Black Panther Will Avoid Usual Tropes for Female Characters

Black Panther Will Avoid Usual Tropes for Female Characters

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Marvel’s Black Panther is being released in a few months being followed by The Avengers: Infinity War this summer. Black Panther portrays a diverse ethnic culture with equal gender capabilities as the women in this movie known as the Dora Milaje which are inspired by the Amazonian Dahomey women, are stronger than the usual female hero characters. Another thing about this film is that it introduces the viewers to the other dimension of the Marvel universe which is the Wakanda tribe.

In an interview, Oscar winner Lupita Nyong’o and Letitia Wright were asked about their characters and what should the audience expect from this movie, they said in a quote you can read below that they were shocked on how strong and powerful their characters are which are named Shuri and Nakia, two of the most fearsome women in Wakanda. They also added that there wouldn’t be any usual female rivalry in this movie because, even though their genre is set to cross this plotting where women usually fight with each other, the movie is not focused on that sort of drama.  Although there are times that female characters may not be at ease with one another, there is still a great bond between these characters which is a relief to see.

Ryan made a point of avoiding the expected female-rival narrative. In this genre, where spandex is involved, oftentimes the women are pitted against each other. In our story, there are so many different women holding their own space. Women may be in competition with each other, sure, but that doesn’t necessarily mean there’s an absence of love or respect. Shuri is the sister to the Black Panther and the leader of technological pursuits, and Nakia is someone who has a complicated history with the Black Panther and is a warrior in her own right. You see them work together, and you see a dynamic that is really encouraging. Making this film awakened me. I walked away from this experience feeling extremely supported, and I felt challenged.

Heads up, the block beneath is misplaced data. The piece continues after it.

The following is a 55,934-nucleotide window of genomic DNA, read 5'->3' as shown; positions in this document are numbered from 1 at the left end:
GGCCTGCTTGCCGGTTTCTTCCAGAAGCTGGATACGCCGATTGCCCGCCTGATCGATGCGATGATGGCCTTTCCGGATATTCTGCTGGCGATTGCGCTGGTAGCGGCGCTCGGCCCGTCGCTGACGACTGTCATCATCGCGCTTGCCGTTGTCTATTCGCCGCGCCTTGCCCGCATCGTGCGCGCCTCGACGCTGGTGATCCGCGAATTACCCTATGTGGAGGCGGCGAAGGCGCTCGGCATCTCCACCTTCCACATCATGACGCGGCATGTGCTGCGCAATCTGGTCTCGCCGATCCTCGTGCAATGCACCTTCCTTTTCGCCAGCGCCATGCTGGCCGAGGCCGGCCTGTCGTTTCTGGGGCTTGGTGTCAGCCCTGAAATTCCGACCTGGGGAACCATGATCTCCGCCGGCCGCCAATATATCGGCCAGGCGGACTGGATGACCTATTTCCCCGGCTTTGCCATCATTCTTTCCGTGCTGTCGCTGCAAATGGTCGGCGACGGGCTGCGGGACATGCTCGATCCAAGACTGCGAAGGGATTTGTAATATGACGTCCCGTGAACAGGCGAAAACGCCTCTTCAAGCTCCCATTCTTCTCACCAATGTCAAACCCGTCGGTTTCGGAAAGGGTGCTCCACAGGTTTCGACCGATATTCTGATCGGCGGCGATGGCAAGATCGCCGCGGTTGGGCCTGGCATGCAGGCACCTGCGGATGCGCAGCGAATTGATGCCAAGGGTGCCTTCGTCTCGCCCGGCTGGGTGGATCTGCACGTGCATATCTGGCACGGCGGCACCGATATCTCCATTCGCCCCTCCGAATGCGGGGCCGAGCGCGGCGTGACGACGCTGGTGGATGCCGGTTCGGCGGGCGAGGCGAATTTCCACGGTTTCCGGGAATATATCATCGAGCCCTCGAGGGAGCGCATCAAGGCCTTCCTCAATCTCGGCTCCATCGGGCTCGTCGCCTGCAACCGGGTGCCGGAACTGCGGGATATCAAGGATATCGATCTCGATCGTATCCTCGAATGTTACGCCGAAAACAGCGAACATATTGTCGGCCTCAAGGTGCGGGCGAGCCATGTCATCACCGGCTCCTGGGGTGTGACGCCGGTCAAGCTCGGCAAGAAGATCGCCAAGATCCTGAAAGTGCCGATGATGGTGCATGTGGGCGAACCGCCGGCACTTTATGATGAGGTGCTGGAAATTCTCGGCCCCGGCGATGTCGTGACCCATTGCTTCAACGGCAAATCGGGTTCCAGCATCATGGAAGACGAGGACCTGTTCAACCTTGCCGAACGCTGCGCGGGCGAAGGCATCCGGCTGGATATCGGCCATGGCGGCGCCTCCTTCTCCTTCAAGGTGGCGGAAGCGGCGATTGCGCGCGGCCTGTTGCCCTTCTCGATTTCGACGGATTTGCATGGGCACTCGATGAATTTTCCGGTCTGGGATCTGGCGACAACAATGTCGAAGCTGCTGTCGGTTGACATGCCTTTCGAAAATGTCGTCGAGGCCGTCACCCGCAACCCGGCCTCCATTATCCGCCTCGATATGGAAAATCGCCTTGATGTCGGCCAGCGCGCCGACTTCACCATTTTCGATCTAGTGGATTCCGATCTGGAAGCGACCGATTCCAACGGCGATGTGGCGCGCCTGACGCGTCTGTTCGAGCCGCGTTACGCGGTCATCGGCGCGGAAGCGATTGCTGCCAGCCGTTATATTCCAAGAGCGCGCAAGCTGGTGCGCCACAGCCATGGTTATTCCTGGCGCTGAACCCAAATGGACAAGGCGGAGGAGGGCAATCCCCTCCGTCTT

For a film that is set to reach out to a broader audience which isn’t usually featured in this industry such as the African culture, it may surprise us of what this movie could achieve. It may affect people’s perspectives and opinions, but it has broken boundaries for the black community. This may have a more significant impact not only to the black people but to all people of different races that it’s good to have a diversity among the societies and individuals, whether it is about ethnicity or gender roles. You can read the entire interview on Teen Vogue.

We will say with this and the earlier release of Wonder Woman it looks like the typical tropes of Hollywood and women in superhero roles have changed at least for now. Do you think Hollywood will keep moving in this direction and portray stronger females and ethnic diversities in their roles? Or do you think Hollywood will fall back on its typical portrayal of women in movies? Let us know what you think in the comments below.







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